Lindhurst v. United States Social Security Administration

Filing 11

ORDER; Defendant's 9 Unopposed Motion to Vacate Scheduling Conference and Stay Discovery is GRANTED. Accordingly, it is further ORDERED that all disclosure and discovery is STAYED pending a resolution of the MOTION to Dismiss 8 . The Scheduling Conference set for 1/7/2013 at 9:30 a.m. is VACATED. If necessary, a new scheduling conference will be set upon resolution of the Motion to Dismiss 8 , by Magistrate Judge Kristen L. Mix on 10/31/2012.(klmcd, )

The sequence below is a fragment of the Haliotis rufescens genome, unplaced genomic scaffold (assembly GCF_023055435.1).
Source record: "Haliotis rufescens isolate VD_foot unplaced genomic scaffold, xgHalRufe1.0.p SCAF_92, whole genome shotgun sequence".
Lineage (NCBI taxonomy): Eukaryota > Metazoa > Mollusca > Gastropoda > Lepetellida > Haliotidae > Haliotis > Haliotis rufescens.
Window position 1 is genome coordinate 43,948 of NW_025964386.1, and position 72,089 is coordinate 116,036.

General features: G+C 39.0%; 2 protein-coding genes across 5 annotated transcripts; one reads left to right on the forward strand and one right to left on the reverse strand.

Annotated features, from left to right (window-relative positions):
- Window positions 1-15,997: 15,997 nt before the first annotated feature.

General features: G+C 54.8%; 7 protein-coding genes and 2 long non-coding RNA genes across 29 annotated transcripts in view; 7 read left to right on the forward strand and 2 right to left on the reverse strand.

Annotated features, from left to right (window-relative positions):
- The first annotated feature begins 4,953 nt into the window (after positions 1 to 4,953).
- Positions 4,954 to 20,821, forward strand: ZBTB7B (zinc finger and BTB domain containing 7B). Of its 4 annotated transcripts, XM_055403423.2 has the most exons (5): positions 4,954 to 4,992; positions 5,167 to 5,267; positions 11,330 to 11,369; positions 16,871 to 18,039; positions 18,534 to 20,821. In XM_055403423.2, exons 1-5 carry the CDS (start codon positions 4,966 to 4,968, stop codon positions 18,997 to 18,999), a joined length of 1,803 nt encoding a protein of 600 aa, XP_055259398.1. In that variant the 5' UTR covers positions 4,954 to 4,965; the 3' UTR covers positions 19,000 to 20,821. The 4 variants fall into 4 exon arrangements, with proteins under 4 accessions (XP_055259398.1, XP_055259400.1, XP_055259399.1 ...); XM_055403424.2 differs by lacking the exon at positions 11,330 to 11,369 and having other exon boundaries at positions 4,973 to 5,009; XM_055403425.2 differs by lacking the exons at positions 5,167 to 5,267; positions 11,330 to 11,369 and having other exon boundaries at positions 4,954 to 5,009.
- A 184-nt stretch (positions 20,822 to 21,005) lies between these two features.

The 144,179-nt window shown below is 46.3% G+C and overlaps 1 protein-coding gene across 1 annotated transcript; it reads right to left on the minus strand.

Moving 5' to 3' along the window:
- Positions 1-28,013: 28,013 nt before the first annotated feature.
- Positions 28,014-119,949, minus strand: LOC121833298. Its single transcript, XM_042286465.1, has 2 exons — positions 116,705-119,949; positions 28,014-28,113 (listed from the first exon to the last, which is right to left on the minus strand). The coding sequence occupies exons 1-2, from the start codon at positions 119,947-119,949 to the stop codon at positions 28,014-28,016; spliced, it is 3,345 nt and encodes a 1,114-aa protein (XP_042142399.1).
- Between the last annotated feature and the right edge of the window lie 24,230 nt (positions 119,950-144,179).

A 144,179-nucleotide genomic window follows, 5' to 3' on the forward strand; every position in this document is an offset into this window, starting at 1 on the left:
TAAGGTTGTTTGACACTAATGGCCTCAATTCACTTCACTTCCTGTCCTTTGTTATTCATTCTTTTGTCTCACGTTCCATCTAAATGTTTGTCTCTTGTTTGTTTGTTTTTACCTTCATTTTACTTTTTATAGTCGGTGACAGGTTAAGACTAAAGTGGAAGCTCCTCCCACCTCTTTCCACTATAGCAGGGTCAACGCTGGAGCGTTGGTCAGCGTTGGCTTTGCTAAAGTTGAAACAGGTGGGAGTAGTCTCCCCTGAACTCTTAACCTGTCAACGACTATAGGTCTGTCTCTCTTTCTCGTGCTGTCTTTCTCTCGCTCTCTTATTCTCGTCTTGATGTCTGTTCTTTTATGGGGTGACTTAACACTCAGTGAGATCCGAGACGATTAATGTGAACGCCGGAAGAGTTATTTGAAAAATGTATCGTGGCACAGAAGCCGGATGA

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IN THE UNITED STATES DISTRICT COURT FOR THE DISTRICT OF COLORADO Civil Action No. 12-cv-02450-CMA-KLM MELISSA LINDHURST, Plaintiff, v. USA, Social Security Administration, Defendant. _____________________________________________________________________ ORDER _____________________________________________________________________ ENTERED BY MAGISTRATE JUDGE KRISTEN L. MIX This matter is before the Court on Defendant’s Unopposed Motion to Vacate Scheduling Conference and Stay Discovery [Docket No. 9; Filed October 26, 2012] (the “Motion”). Although the stay of proceedings in a case is generally disfavored, the Court has discretion to stay discovery while a dispositive motion is pending. See Wason Ranch Corp. v. Hecla Mining Co., No. 07-cv-00267-EWN-MEH, 2007 WL 1655362, at *1 (D. Colo. June 6, 2007) (unreported decision) (“A stay of all discovery is generally disfavored in this District.” (citation omitted)); String Cheese Incident, LLC v. Stylus Shows, Inc., No. 1:02-cv01934-LTB-PAC, 2006 WL 894955, at *2 (D. Colo. Mar. 30, 2006) (unreported decision) (finding that a thirty day stay of discovery was appropriate when a motion to dismiss for lack of personal jurisdiction was pending); Nankivil v. Lockheed Martin Corp., 216 F.R.D. 689, 692 (M.D. Fla. 2003) (A stay may be appropriate if “resolution of a preliminary motion -1- may dispose of the entire action.”); 8 Charles Alan Wright, et al., Federal Practice and Procedure § 2040, at 521-22 (2d ed. 1994) (“[W]hen one issue may be determinative of a case, the court has discretion to stay discovery on other issues until the critical issue has been decided.”); Vivid Techs., Inc. v. Am. Sci. & Eng’g, Inc., 200 F.3d 795, 804 (Fed. Cir. 1999) (“When a particular issue may be dispositive, the court may stay discovery concerning other issues until the critical issue is resolved.”); Gilbert v. Ferry, 401 F.3d 411, 415-16 (6th Cir. 2005) (finding that ordering a stay of discovery is not an abuse of discretion when a defendant has filed a motion to dismiss challenging the court’s actual subject matter jurisdiction); Chavous v. D.C. Fin. Responsibility & Mgmt. Assistance Auth., 201 F.R.D. 1, 2 (D.D.C. 2005) (“A stay of discovery pending the determination of a dispositive motion is an eminently logical means to prevent wasting the time and effort of all concerned, and to make the most efficient use of judicial resources.” (internal quotation omitted)). Questions of jurisdiction should be resolved at the earliest stages of litigation, so as to conserve the time and resources of the Court and the parties. Thus, a stay of discovery during the pendency of a dispositive motion asserting a jurisdictional challenge may be appropriate and efficient. See Behrens v. Pelletier, 516 U.S. 299, 308 & 310 (1996) (noting that discovery can be particularly disruptive when a dispositive motion regarding immunity is pending); Moore v. Busby, 92 F. App'x 699, 702 (10th Cir. 2004) (affirming trial court's stay of discovery pending resolution of absolute immunity question); Albright v. Rodriguez, 51 F.3d 1531, 1534 (10th Cir. 1995) (“the Supreme Court has repeatedly ‘stressed the importance of resolving immunity questions at the earliest possible stage in litigation.’” (citation omitted)). In the context of a qualified immunity defense, the Court is obligated to “exercise its -2- discretion so that officials [properly asserting qualified immunity] are not subjected to unnecessary and burdensome discovery or trial proceedings.” Crawford-El v. Britton, 523 U.S. 574, 597-98 (1998). Here, Defendant does not assert qualified immunity, but raises sovereign immunity as a complete defense to Plaintiff’s claims. Defendant premises its sovereign immunity defense on the contention that it has not waived its sovereign immunity for claims under the Americans with Disabilities Act. Motion [#9] at 2. The Tenth Circuit has opined that there is “no logical reason why [the rule precluding discovery before the resolution of a qualified immunity question] should not apply where the defendant raises the defense of sovereign immunity and the defense is primarily one of law.” Liverman v. Comm. on the Judiciary, 51 F. App’x 825, 827-28 (10th Cir. 2002) (referring to Siegert v. Gilley, 500 U.S. 226, 231 (1991)). As stated above, Defendant raises sovereign immunity as a jurisdictional challenge in the motion to dismiss, and its defense is primarily one of law. Thus, the Court concludes that it must exercise its discretion in favor of not subjecting Defendant to possibly unnecessary discovery or other pretrial proceedings, until the immunity and jurisdictional questions are resolved. Consideration of the factors guiding the Court’s evaluation of a request for a stay as stated in String Cheese Incident, LLC prompts no different result. The factors for the Court’s review include: (1) the interest of the plaintiff in proceeding expeditiously with discovery and the potential prejudice to the plaintiff of a delay; (2) the burden on the defendants of proceeding with discovery; (3) the convenience to the Court of staying discovery; (4) the interests of nonparties in either staying or proceeding with discovery; and (5) the public interest in either staying or proceeding with discovery. String Cheese Incident, 2006 WL 894955 at *2 (citation omitted). -3- Considering Plaintiff’s interest first, Plaintiff has not opposed entry of a stay in this matter. Thus, Plaintiff is willing to forego discovery and apparently feels that a stay will not be prejudicial. Under these circumstances, proceeding with discovery could be burdensome to Defendant. Accordingly, the first two factors favor entry of a stay. The third factor concerning the convenience to the Court weighs heavily in favor of a stay. The motion to dismiss not only challenges this Court’s subject matter jurisdiction which must be satisfied at all stages of a litigation, but also could dispose of the complaint in its entirety.1 Judicial resources would best be conserved by imposing a stay until the jurisdictional challenge is resolved. Consideration of the fourth and fifth factors does not sway the Court from its conclusion. Weighing these factors in light of the law favoring a stay of discovery when sovereign immunity and subject matter jurisdiction are at issue, the Court concludes that a stay of discovery is appropriate, pending the District Court’s adjudication of Defendant’s motion to dismiss. IT IS HEREBY ORDERED that the Motion [#9] is GRANTED. Accordingly, IT IS FURTHER ORDERED that all disclosure and discovery is STAYED pending resolution of the Motion to Dismiss [#8]. IT IS FURTHER ORDERED that the Scheduling Conference set for January 7, 2013 at 9:30 a.m. is VACATED. If necessary, a new scheduling conference will be set upon resolution of the Motion to Dismiss. 1 The Court finds it significant that Defendant filed its motion to dismiss and motion to stay quite early in the litigation and before the entry of a scheduling order. -4- DATED: October 31, 2012 at Denver, Colorado. -5-